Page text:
After three days in D.C.'s Central Cell Block, I'll go to this weekend's big celebrations for the opening of the Martin Luther King Jr. National Memorial on the Washington Mall with even more respect for MLK's calm power.
Why are kids in America so calm in the face of a stalled economy, stalemated government, college loans and dim job prospects? Or are they just numb? Their passivity seems to mirror the traits of the characters featured in Hollywood's recent movies.
The Arab League should make it clear that the Assad regime has lost whatever legitimacy it once claimed in the Arab World and promptly suspend its membership in the organization, declaring that the regime has forfeited the right to play a role in Syria's and the region's future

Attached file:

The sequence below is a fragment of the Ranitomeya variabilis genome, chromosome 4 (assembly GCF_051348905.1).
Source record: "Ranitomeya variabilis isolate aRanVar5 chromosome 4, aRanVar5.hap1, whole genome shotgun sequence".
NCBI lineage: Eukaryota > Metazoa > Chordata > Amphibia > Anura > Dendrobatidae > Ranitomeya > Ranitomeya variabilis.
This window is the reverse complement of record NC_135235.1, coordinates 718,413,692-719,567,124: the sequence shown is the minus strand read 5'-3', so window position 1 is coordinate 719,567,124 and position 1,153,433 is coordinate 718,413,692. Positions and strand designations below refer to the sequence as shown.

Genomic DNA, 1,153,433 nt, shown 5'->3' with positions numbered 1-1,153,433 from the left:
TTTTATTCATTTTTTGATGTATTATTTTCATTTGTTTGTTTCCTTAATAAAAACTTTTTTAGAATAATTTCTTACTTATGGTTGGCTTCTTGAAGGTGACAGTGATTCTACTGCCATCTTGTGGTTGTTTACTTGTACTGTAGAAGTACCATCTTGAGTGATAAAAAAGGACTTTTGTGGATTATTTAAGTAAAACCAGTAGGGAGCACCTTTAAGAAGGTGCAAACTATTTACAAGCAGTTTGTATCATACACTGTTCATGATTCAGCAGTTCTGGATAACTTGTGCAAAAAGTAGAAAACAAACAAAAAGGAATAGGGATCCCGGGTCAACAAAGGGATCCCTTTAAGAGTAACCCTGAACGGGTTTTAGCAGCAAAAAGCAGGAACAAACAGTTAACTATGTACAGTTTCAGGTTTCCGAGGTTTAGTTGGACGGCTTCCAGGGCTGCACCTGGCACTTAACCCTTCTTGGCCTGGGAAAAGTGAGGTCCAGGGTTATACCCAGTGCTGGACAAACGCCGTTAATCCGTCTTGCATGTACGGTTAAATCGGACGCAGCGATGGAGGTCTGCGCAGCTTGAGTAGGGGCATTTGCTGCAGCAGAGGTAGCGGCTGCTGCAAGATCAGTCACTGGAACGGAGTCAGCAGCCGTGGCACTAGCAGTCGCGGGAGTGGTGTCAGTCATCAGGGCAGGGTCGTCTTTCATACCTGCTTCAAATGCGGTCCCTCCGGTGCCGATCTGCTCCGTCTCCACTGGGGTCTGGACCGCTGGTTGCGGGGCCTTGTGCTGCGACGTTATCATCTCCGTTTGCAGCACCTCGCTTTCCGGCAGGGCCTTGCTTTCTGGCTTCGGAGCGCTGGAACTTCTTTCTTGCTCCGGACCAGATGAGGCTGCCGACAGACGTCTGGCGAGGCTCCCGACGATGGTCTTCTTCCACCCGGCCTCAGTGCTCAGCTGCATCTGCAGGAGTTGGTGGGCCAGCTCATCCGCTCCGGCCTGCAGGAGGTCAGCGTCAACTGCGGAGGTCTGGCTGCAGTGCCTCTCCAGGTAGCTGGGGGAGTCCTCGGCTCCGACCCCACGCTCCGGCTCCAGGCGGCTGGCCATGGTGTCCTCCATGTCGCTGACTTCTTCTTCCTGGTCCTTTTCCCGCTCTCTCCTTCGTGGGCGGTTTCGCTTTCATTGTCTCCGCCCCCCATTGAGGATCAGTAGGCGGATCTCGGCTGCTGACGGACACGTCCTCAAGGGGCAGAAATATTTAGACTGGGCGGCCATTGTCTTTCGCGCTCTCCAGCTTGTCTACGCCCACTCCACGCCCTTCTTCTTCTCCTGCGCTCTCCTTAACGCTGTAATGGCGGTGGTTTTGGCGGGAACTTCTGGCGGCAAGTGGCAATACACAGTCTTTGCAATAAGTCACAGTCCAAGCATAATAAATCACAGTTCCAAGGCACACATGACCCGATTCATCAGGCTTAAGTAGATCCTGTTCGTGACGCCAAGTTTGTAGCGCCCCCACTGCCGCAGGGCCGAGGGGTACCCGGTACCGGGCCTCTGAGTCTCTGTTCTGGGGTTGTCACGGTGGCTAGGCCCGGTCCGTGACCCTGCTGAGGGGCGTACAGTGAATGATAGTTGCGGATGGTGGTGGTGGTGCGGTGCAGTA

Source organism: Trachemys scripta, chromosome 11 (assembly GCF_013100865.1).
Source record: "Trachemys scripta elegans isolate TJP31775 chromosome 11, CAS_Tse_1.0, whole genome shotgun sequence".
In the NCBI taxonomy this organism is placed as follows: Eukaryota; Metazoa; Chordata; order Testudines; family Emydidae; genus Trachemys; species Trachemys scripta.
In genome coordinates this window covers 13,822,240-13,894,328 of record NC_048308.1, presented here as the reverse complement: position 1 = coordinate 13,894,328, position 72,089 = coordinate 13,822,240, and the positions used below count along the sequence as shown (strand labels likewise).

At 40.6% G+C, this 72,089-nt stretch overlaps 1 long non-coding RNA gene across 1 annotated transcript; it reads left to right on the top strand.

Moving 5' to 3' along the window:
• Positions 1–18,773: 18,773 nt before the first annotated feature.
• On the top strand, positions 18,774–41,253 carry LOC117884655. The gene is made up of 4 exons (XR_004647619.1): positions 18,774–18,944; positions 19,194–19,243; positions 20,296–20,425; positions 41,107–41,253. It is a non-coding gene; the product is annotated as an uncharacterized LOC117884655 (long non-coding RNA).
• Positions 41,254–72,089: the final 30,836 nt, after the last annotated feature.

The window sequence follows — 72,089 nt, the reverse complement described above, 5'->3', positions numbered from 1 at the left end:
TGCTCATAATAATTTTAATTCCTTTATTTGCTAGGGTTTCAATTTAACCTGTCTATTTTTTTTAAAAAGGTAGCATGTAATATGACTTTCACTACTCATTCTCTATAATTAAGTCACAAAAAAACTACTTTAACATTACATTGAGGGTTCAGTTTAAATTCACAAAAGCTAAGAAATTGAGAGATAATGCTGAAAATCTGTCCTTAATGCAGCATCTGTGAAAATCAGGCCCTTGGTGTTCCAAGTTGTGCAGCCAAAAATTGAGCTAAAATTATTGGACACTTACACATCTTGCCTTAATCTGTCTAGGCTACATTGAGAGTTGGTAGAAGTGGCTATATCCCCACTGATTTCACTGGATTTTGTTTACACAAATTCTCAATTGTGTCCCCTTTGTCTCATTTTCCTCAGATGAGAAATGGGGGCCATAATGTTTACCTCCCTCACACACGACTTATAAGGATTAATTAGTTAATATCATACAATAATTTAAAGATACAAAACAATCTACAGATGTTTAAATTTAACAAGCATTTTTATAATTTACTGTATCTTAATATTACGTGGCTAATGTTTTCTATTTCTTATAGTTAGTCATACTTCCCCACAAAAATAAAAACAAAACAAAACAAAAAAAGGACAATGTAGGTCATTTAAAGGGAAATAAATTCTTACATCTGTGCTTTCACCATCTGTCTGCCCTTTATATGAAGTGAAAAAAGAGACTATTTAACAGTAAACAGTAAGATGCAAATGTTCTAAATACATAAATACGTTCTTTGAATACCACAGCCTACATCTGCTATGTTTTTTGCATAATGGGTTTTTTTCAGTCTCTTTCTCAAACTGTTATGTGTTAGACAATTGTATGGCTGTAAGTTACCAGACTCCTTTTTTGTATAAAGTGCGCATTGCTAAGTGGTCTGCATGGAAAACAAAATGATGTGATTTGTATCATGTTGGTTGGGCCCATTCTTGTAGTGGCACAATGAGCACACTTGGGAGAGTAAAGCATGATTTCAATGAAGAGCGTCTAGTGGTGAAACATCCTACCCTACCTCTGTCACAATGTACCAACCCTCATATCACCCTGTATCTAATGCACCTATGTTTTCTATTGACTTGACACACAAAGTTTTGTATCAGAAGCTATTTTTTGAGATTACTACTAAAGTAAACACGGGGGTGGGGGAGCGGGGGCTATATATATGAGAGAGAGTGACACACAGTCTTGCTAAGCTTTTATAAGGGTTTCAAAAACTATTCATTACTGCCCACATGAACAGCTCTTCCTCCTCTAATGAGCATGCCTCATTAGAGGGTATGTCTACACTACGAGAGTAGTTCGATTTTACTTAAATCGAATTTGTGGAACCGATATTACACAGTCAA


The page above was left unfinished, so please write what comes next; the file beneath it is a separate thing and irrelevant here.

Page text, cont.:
Americans may not be out on the streets yet, but they're planning on it. Just wait -- or get involved. People are organizing. The more they prepare, the more likely they are to carry out actions worthy of their goals.
The next few months are looking to be a busy season for organizing, protest, and nonviolent civil resistance in the United States, against the very corporate powers that have rigged this disastrous game.
The protests of those who oppose the construction of the new railway line, until now, have never been accepted by political institutions. The only result after years of battling is an entire mountain valley placed under military control.
Protesters have demanded an end to wholesale privatization. They have demanded that the country provide everyone with a good, fair start to life -- with guaranteed food and shelter, and good, free early education.